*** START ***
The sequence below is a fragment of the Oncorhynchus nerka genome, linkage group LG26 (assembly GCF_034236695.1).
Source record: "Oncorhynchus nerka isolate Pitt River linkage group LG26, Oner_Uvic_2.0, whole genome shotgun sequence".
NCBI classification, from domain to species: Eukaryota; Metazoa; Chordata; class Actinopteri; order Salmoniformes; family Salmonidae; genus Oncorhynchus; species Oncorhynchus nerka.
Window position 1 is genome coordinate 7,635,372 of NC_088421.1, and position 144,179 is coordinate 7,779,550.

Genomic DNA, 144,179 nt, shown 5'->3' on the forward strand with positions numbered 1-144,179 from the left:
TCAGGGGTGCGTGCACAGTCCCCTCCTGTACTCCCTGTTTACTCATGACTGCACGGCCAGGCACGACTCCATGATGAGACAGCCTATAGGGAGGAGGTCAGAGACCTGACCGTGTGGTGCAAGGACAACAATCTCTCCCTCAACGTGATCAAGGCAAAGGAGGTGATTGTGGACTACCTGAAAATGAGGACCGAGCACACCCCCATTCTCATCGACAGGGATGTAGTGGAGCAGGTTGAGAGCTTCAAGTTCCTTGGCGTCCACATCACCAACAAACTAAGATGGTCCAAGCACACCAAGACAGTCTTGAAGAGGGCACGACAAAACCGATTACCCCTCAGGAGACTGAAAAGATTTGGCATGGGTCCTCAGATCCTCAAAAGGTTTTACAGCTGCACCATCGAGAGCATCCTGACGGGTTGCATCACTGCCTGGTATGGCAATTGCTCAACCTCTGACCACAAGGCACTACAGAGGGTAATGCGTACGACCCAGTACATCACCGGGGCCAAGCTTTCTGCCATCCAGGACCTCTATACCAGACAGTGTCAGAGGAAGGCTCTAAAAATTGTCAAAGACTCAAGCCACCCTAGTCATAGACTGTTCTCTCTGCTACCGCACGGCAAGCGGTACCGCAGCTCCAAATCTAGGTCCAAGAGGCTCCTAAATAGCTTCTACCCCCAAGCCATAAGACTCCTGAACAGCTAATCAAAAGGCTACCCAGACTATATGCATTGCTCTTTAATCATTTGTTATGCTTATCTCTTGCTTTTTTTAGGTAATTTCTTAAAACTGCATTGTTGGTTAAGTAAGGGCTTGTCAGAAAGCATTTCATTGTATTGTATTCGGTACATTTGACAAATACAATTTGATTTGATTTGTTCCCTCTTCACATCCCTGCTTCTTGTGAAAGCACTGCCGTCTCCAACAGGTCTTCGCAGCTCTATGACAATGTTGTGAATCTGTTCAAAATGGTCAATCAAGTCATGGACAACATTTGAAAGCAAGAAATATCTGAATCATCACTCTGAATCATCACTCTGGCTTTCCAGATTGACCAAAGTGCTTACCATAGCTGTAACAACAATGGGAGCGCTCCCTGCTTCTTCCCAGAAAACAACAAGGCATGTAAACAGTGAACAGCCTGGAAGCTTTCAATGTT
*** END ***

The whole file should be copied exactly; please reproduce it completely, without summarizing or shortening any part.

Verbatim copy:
The sequence below is a fragment of the Oncorhynchus nerka genome, linkage group LG26 (assembly GCF_034236695.1).
Source record: "Oncorhynchus nerka isolate Pitt River linkage group LG26, Oner_Uvic_2.0, whole genome shotgun sequence".
NCBI classification, from domain to species: Eukaryota; Metazoa; Chordata; class Actinopteri; order Salmoniformes; family Salmonidae; genus Oncorhynchus; species Oncorhynchus nerka.
Window position 1 is genome coordinate 7,635,372 of NC_088421.1, and position 144,179 is coordinate 7,779,550.

Genomic DNA, 144,179 nt, shown 5'->3' on the forward strand with positions numbered 1-144,179 from the left:
TCAGGGGTGCGTGCACAGTCCCCTCCTGTACTCCCTGTTTACTCATGACTGCACGGCCAGGCACGACTCCATGATGAGACAGCCTATAGGGAGGAGGTCAGAGACCTGACCGTGTGGTGCAAGGACAACAATCTCTCCCTCAACGTGATCAAGGCAAAGGAGGTGATTGTGGACTACCTGAAAATGAGGACCGAGCACACCCCCATTCTCATCGACAGGGATGTAGTGGAGCAGGTTGAGAGCTTCAAGTTCCTTGGCGTCCACATCACCAACAAACTAAGATGGTCCAAGCACACCAAGACAGTCTTGAAGAGGGCACGACAAAACCGATTACCCCTCAGGAGACTGAAAAGATTTGGCATGGGTCCTCAGATCCTCAAAAGGTTTTACAGCTGCACCATCGAGAGCATCCTGACGGGTTGCATCACTGCCTGGTATGGCAATTGCTCAACCTCTGACCACAAGGCACTACAGAGGGTAATGCGTACGACCCAGTACATCACCGGGGCCAAGCTTTCTGCCATCCAGGACCTCTATACCAGACAGTGTCAGAGGAAGGCTCTAAAAATTGTCAAAGACTCAAGCCACCCTAGTCATAGACTGTTCTCTCTGCTACCGCACGGCAAGCGGTACCGCAGCTCCAAATCTAGGTCCAAGAGGCTCCTAAATAGCTTCTACCCCCAAGCCATAAGACTCCTGAACAGCTAATCAAAAGGCTACCCAGACTATATGCATTGCTCTTTAATCATTTGTTATGCTTATCTCTTGCTTTTTTTAGGTAATTTCTTAAAACTGCATTGTTGGTTAAGTAAGGGCTTGTCAGAAAGCATTTCATTGTATTGTATTCGGTACATTTGACAAATACAATTTGATTTGATTTGTTCCCTCTTCACATCCCTGCTTCTTGTGAAAGCACTGCCGTCTCCAACAGGTCTTCGCAGCTCTATGACAATGTTGTGAATCTGTTCAAAATGGTCAATCAAGTCATGGACAACATTTGAAAGCAAGAAATATCTGAATCATCACTCTGAATCATCACTCTGGCTTTCCAGATTGACCAAAGTGCTTACCATAGCTGTAACAACAATGGGAGCGCTCCCTGCTTCTTCCCAGAAAACAACAAGGCATGTAAACAGTGAACAGCCTGGAAGCTTTCAATGTT